Utah Utes football: Aaron Roderick explains decision to return to Utes' staff
SALT LAKE CITY — Aaron Roderick acknowledged it wasn't easy. A day after accepting a position at his alma mater BYU, Roderick opted to return to his duties as Utah's receivers coach and passing game coordinator. He informed BYU coach Bronco Mendenhall of his decision Thursday morning.
"It was the hardest decision I ever had to make in my life," Roderick said. "I have a ton of respect for BYU and (offensive coordinator) Robert Anae is someone that I've always looked up to."
Roderick noted that he played for Anae at Ricks College and was intrigued by the opportunity to work with him. Roderick expressed respect for Mendenhall as well.
"There were some positives but ultimately I just really believed in our program. I believe in coach (Kyle) Whittingham and what we're doing in the Pac-12," Roderick said. "The biggest factor of all was the response yesterday from my players, our other coaches and from our fans. It was amazing the Ute fans that reached out to me. I thought I was going to get hate mail or whatever and I got nothing but love from everybody."
The response, especially from his players at Utah, was overwhelming. So much so, in fact, that Roderick felt like he couldn't turn his back on them and that ultimately was the biggest factor in his decision.
"That was really pulling on my heart," said Roderick, who received a large volume of telephone calls, text messages and personal visits from players he coached and/or recruited, as well as several parents. It proved to be very emotional.
So, too, was the response from Utah fans — many of whom contacted Roderick through e-mails, Facebook messages and texts.
"Honestly, I did not get one mean word from anyone. It's crazy to think that when the rivalry is so heated," Roderick said. "But everybody was really positive and wished me well. Some people said 'We're so sorry to see you go' and that was hard."
Variables such as his family, quality of life and loyalty also weighed into Roderick's decision to remain at Utah. He takes such things very seriously.
"It was just too much for me to walk away from," said Roderick, who added that it wasn't about football or his ambitions and duties.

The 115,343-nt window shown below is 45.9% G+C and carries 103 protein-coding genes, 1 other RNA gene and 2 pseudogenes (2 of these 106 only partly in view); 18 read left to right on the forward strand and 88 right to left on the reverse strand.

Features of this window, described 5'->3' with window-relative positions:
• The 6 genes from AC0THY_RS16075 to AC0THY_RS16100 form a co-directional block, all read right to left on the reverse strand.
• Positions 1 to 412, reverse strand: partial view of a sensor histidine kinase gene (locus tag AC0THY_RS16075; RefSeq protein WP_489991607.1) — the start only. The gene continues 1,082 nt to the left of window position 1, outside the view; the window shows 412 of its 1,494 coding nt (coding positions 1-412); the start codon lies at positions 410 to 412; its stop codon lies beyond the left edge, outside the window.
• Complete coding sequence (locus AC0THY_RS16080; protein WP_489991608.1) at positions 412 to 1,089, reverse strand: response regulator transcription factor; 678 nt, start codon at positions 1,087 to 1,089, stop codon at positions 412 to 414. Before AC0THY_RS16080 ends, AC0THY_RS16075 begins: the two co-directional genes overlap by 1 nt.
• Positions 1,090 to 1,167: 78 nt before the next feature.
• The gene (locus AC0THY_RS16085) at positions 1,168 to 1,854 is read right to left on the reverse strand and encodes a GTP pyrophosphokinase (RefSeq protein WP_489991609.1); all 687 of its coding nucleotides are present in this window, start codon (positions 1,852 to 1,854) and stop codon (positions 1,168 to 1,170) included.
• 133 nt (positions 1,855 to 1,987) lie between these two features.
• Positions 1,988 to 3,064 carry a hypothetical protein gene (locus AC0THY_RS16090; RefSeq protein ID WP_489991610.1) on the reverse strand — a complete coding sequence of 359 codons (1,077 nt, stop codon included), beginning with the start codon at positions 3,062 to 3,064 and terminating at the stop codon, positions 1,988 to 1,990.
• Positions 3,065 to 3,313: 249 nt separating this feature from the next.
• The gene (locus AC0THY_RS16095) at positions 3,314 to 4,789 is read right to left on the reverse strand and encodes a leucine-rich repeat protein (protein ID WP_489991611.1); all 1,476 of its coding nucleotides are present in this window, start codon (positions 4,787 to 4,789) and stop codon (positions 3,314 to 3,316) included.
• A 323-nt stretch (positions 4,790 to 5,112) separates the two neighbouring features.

This is the second time in his career that Roderick has accepted a job to coach at a different school before deciding to stay with Utah. In 2009, he was headed to Washington before deciding to stay put.
"I'm probably not very good at handling these situations, obviously. I've probably bumbled a couple of situations the way I handled it," Roderick said. "But both times I felt good that I did the right thing for my family and where my heart led me."
Roderick, who was also considered for coaching positions at Hawaii and Wisconsin since the season ended, noted that both Mendenhall and Whittingham were understanding and professional about the situation.
"Aaron decided his heart was at Utah and with our football program and asked me for the opportunity to return," Whittingham said in a released statement. "Aaron has been a valuable member of our coaching staff for the past eight years and is an excellent coach and recruiter. We are pleased he chose to stay with us."
The 40-year-old from Bountiful was a wide receiver at Ricks College (1994-95) and BYU (1996-97) before embarking on a coaching career. He joined the Utah staff when Whittingham became the head coach in 2005 following stints at Southern Utah, Snow College and BYU (graduate assistant).
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